This past year my grandmother, who is about to turn 90 years old, was moved to Florida to be closer to my parents. She truly is in great shape healthwise and doing very well, even after surgery to her brain! She recovered even better than expected, but cries each day that she is never going to be back to how she was before. I keep telling her that she will with time, and that each day she gets better. It just takes awhile.
She chose the amazing living center she gets to live in that offers a variety of fun activities (Wii bowling, dances, bingo, a workout area, church services, dinners, shopping, etc.) and right on the beach. This past month all my family flew there to spend time with her and each other for the first time in a long, long time. My daughter first got to visit with her when she was in kindergarten when my grandpa passed away. It definitely was not the best situation, but it was something special watching my own child and my grandmother interact.
This time was different in many ways, but just as special. I recently read an article on Facebook that has been going around about a note left from an elderly woman when she passed away that said, See Me. This really hit me hard because as I sat with my grandmother this week, I did see her. I saw the grandmother I always have known – strong as ever physically and mentally, but I noticed that emotionally she was shutting down.
Sure, she told me the same stories and worries over and over within a few minutes, but that’s expected as we age. I sat and listened each day over and over when she told me she is ready to go because she is only existing and not truly living. After a few days of hearing this when she said to me in tears, “Bridget, I know you don’t want to hear this but why doesn’t the good Lord just take me? I’m not living.” I felt compelled to say something.
I said, “But you could be, grandma. You are healthy. You have many people here who care about you and check on you. You have friends and family. You just have to do it. Yes, it’s change and it is very hard for you to accept this life change, but you can do it.” She shook her head and agreed with me. But in all honesty, I really don’t blame her. I cannot even begin to imagine how hard it is for such an active woman to move across the country from the home she was born in 90 years ago to a place that is not “home” and now has restrictions medically.
This situation accompanied with my daughter asking me why grandma is just sitting there when we arrive and not watching tv or anything (which totally baffles this constantly moving active child!) had me think about change in general.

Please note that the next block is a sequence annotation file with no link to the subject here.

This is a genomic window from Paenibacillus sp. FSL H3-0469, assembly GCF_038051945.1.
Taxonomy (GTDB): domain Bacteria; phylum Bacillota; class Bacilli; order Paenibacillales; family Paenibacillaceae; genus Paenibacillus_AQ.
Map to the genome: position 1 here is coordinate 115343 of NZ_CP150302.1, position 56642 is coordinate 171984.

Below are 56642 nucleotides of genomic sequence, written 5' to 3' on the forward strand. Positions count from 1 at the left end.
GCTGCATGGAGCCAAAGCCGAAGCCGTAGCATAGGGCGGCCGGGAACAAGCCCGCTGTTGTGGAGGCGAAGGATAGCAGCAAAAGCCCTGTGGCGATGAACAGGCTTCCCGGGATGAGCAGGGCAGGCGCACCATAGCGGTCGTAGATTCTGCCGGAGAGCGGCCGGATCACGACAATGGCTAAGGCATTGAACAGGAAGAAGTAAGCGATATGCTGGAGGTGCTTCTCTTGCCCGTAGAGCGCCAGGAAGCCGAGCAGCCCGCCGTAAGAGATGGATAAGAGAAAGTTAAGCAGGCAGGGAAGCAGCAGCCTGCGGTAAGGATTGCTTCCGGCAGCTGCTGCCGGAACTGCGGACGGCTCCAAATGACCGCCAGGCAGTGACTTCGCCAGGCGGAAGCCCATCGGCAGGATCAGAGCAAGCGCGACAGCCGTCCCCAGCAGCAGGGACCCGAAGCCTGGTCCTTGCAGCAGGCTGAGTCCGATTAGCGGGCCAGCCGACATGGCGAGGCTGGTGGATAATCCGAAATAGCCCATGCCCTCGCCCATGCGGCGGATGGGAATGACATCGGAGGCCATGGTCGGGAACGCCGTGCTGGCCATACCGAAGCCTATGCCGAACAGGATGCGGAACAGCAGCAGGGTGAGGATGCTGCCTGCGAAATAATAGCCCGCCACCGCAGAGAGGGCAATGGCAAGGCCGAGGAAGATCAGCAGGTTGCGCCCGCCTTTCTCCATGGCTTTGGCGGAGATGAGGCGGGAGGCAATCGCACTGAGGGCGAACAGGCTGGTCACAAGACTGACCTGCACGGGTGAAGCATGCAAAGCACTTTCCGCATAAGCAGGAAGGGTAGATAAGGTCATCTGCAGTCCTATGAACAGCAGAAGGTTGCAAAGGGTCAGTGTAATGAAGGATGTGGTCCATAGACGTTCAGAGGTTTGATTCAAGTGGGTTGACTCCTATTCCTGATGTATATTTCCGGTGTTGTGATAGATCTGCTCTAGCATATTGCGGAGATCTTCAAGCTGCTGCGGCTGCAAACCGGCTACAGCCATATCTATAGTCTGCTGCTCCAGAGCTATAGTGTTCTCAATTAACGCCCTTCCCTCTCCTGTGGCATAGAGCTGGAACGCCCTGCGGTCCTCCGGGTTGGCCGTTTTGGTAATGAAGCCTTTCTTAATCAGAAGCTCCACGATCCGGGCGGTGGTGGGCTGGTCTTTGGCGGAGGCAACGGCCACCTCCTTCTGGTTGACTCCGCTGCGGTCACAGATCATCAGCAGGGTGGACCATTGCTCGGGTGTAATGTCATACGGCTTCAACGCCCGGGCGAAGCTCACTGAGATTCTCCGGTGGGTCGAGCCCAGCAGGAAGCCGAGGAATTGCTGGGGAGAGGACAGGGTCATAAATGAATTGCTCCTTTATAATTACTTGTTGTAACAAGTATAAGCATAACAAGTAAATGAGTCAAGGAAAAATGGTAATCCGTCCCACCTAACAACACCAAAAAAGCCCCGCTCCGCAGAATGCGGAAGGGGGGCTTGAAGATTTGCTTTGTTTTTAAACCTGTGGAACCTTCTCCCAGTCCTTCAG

First of all, I had to explain to my daughter that “back in the day” people did not have things constantly at their fingertips. They could just sit there and relax in the stillness. We also sat by an elderly gentleman on the flight out there who just sat there. GASP! She was so concerned about him as to why he didn’t read anything or watch a movie or listen to something. Oh sweet child…. I was not preaching because I am not one that can do this. Yet!
I am one of the few weird ones that likes change. When it is big change, it might make my stomach have butterflies for a little bit but then I press on. I appreciate flexibility and thrive in changing situations, just about as much as I thrive on a schedule! It’s strange. But I know not everyone likes change. I realized that after many years of being independent and being able to do many things, this shift in having to rely on someone else is not going to be something my grandma ever adjusts to. And that is okay. I have heard it said that as long as we are moving forward, we are growing. Like the picture above says, it doesn’t matter how fast we go or how far we go…..as long as we just go. This is what I keep telling her every time we talk. “I understand it’s hard. You are doing so well with this change. Go to dinner with your friend. Try Wii bowling on Tuesdays.” (Let me tell you how fun it was explaining what Wii was AND how to say it!!)
Change is hard. As easy as it is for some to adjust to, it is not easy for most. As long as we are moving forward, we are growing. In life as we age. In life as we live each day parenting, teaching, coaching. All that really matters is that we are taking baby steps forward because if we refuse to do that then this is when our growth stops.
I truly believe this! I treasured my time with my grandmother talking, just being there to listen to her stories or be a shoulder to cry on. I attended a church service with her and all the other elderly in her living center while I was there. I see how much just moving forward and doing something affects your brain and positive outlook. This applies to all human beings of all ages.